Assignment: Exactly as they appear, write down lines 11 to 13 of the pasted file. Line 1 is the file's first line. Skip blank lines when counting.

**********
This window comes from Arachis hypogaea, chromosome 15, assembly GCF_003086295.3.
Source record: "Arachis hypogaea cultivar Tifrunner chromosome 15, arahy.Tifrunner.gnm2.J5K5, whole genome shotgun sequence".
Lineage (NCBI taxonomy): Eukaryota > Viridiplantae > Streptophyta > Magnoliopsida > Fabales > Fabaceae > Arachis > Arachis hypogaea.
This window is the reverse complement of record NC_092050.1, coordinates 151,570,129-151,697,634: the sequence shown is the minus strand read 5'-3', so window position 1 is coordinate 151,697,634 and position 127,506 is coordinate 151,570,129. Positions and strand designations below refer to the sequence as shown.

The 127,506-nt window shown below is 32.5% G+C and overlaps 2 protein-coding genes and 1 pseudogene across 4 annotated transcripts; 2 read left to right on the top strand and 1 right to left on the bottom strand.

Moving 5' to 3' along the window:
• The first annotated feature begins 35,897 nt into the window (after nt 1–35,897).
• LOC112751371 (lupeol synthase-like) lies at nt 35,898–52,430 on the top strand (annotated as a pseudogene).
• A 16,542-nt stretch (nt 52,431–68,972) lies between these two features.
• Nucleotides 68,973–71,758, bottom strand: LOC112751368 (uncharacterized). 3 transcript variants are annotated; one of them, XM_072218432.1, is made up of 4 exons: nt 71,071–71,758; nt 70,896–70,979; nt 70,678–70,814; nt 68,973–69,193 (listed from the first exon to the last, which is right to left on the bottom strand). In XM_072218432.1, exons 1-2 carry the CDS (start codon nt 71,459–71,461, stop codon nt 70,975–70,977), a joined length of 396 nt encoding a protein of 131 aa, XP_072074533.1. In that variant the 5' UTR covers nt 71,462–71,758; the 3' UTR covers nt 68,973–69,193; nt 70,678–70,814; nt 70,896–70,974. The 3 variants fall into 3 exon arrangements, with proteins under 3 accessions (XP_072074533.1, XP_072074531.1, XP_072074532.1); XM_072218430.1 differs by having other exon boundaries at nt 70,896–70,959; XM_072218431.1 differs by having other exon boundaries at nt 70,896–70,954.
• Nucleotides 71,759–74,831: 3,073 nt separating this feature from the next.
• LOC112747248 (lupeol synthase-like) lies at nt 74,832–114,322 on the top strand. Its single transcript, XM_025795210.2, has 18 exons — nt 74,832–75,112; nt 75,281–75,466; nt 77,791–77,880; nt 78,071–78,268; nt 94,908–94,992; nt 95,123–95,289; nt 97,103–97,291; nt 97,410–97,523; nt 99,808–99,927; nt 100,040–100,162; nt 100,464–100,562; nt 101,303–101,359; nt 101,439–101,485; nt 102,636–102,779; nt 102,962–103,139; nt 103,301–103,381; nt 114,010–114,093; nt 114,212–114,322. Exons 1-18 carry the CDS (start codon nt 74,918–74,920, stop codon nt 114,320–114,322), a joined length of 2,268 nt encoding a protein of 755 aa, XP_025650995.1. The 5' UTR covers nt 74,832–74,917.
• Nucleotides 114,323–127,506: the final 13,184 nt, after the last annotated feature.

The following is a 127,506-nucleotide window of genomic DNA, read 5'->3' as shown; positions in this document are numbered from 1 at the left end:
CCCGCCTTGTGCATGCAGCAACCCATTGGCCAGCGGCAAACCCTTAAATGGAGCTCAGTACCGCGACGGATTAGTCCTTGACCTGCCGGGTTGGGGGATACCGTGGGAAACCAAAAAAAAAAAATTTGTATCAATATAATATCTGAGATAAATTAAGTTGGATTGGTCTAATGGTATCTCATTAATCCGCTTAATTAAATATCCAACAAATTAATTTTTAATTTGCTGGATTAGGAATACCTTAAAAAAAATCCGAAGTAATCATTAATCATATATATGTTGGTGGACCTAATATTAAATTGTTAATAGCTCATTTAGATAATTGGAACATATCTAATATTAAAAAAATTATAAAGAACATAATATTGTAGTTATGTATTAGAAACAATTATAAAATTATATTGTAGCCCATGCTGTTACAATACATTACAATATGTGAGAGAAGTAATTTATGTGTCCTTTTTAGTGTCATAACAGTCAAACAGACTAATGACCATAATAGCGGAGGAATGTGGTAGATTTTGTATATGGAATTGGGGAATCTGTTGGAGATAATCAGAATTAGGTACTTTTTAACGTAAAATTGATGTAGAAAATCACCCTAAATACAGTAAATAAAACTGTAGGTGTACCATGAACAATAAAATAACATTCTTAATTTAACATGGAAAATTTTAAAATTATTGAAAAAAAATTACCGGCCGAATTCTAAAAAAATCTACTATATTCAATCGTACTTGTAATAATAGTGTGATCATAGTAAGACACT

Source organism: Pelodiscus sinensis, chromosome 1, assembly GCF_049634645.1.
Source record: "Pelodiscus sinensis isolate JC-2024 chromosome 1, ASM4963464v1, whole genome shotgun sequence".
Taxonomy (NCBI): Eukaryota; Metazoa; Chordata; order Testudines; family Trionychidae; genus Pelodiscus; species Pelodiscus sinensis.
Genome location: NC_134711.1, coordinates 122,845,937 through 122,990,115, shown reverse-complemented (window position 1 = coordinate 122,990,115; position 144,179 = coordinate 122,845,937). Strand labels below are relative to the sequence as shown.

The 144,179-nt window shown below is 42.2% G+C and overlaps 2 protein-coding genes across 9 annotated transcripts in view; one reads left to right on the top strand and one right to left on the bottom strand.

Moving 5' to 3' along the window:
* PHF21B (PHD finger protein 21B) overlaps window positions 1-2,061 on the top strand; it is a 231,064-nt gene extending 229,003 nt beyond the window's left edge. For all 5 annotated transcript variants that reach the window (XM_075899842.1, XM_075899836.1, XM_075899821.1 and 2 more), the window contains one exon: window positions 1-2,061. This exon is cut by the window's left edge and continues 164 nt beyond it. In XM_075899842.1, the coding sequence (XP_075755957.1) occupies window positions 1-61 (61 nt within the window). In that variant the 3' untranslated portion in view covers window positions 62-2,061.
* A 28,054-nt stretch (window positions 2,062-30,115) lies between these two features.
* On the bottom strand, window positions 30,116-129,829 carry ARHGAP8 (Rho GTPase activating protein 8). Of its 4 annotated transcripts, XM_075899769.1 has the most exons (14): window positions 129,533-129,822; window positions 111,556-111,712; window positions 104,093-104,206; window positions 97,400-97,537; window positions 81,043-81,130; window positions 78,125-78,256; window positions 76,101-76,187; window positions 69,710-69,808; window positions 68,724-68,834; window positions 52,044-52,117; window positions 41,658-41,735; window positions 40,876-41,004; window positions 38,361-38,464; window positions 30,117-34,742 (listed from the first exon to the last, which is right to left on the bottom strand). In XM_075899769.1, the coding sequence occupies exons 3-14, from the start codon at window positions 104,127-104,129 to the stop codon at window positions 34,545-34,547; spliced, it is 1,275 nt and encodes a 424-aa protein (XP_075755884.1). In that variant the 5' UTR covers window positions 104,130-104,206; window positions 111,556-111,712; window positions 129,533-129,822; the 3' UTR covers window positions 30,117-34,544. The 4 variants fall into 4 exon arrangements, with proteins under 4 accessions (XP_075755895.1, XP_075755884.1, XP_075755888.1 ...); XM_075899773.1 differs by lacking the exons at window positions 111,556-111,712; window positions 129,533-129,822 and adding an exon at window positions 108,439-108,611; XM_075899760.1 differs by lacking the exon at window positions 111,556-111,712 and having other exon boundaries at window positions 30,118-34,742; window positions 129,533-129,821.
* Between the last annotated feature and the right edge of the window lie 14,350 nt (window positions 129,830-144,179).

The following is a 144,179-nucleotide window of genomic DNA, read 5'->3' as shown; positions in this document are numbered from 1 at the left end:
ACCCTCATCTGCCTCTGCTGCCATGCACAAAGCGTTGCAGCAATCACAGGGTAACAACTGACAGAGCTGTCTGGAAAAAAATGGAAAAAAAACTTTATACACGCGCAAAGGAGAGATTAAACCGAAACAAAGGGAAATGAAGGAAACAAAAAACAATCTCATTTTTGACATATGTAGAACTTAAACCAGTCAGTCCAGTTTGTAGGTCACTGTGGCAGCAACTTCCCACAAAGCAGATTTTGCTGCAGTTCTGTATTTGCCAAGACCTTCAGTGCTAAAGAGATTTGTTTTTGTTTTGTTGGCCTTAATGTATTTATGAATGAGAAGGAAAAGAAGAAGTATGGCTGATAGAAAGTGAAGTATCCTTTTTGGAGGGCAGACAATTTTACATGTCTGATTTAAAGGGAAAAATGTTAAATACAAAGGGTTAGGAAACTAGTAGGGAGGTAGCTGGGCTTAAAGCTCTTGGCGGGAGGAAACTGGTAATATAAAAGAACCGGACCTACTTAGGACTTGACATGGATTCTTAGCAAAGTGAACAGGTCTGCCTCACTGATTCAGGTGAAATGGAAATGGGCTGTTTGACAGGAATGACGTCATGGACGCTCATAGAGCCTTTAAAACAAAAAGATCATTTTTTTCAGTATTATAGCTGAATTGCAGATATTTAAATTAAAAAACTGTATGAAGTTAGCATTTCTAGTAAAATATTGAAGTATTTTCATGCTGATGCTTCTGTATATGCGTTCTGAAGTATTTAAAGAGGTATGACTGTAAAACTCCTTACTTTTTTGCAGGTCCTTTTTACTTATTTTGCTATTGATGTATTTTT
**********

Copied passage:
• Nucleotides 71,759–74,831: 3,073 nt separating this feature from the next.
• LOC112747248 (lupeol synthase-like) lies at nt 74,832–114,322 on the top strand. Its single transcript, XM_025795210.2, has 18 exons — nt 74,832–75,112; nt 75,281–75,466; nt 77,791–77,880; nt 78,071–78,268; nt 94,908–94,992; nt 95,123–95,289; nt 97,103–97,291; nt 97,410–97,523; nt 99,808–99,927; nt 100,040–100,162; nt 100,464–100,562; nt 101,303–101,359; nt 101,439–101,485; nt 102,636–102,779; nt 102,962–103,139; nt 103,301–103,381; nt 114,010–114,093; nt 114,212–114,322. Exons 1-18 carry the CDS (start codon nt 74,918–74,920, stop codon nt 114,320–114,322), a joined length of 2,268 nt encoding a protein of 755 aa, XP_025650995.1. The 5' UTR covers nt 74,832–74,917.
• Nucleotides 114,323–127,506: the final 13,184 nt, after the last annotated feature.